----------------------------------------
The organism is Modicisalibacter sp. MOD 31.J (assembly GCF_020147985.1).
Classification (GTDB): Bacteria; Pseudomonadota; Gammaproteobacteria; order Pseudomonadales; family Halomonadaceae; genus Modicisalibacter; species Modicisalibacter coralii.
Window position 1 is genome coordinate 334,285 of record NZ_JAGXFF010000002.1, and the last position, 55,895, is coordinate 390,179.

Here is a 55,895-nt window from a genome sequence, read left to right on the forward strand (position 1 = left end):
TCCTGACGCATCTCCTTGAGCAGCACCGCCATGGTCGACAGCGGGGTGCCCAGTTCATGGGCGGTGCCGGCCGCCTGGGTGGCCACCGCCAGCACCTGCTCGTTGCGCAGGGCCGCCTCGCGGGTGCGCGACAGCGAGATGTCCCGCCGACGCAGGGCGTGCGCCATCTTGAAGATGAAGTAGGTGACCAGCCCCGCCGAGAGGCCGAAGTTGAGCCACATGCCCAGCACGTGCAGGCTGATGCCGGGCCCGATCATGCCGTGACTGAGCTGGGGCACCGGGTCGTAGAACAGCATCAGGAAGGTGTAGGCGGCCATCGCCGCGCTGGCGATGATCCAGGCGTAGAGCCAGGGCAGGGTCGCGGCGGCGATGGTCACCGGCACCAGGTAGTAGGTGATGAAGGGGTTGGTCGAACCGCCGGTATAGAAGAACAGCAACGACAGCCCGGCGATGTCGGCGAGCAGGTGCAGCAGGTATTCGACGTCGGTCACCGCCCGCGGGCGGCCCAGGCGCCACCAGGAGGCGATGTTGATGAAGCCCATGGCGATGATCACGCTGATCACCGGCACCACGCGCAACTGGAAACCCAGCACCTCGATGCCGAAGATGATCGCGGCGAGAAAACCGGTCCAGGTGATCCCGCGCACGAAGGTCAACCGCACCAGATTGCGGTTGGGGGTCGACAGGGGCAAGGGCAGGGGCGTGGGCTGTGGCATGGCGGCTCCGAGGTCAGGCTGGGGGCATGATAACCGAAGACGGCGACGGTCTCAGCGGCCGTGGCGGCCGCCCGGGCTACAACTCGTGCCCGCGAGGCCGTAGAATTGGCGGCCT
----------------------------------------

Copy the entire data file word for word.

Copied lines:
The organism is Modicisalibacter sp. MOD 31.J (assembly GCF_020147985.1).
Classification (GTDB): Bacteria; Pseudomonadota; Gammaproteobacteria; order Pseudomonadales; family Halomonadaceae; genus Modicisalibacter; species Modicisalibacter coralii.
Window position 1 is genome coordinate 334,285 of record NZ_JAGXFF010000002.1, and the last position, 55,895, is coordinate 390,179.

Here is a 55,895-nt window from a genome sequence, read left to right on the forward strand (position 1 = left end):
TCCTGACGCATCTCCTTGAGCAGCACCGCCATGGTCGACAGCGGGGTGCCCAGTTCATGGGCGGTGCCGGCCGCCTGGGTGGCCACCGCCAGCACCTGCTCGTTGCGCAGGGCCGCCTCGCGGGTGCGCGACAGCGAGATGTCCCGCCGACGCAGGGCGTGCGCCATCTTGAAGATGAAGTAGGTGACCAGCCCCGCCGAGAGGCCGAAGTTGAGCCACATGCCCAGCACGTGCAGGCTGATGCCGGGCCCGATCATGCCGTGACTGAGCTGGGGCACCGGGTCGTAGAACAGCATCAGGAAGGTGTAGGCGGCCATCGCCGCGCTGGCGATGATCCAGGCGTAGAGCCAGGGCAGGGTCGCGGCGGCGATGGTCACCGGCACCAGGTAGTAGGTGATGAAGGGGTTGGTCGAACCGCCGGTATAGAAGAACAGCAACGACAGCCCGGCGATGTCGGCGAGCAGGTGCAGCAGGTATTCGACGTCGGTCACCGCCCGCGGGCGGCCCAGGCGCCACCAGGAGGCGATGTTGATGAAGCCCATGGCGATGATCACGCTGATCACCGGCACCACGCGCAACTGGAAACCCAGCACCTCGATGCCGAAGATGATCGCGGCGAGAAAACCGGTCCAGGTGATCCCGCGCACGAAGGTCAACCGCACCAGATTGCGGTTGGGGGTCGACAGGGGCAAGGGCAGGGGCGTGGGCTGTGGCATGGCGGCTCCGAGGTCAGGCTGGGGGCATGATAACCGAAGACGGCGACGGTCTCAGCGGCCGTGGCGGCCGCCCGGGCTACAACTCGTGCCCGCGAGGCCGTAGAATTGGCGGCCT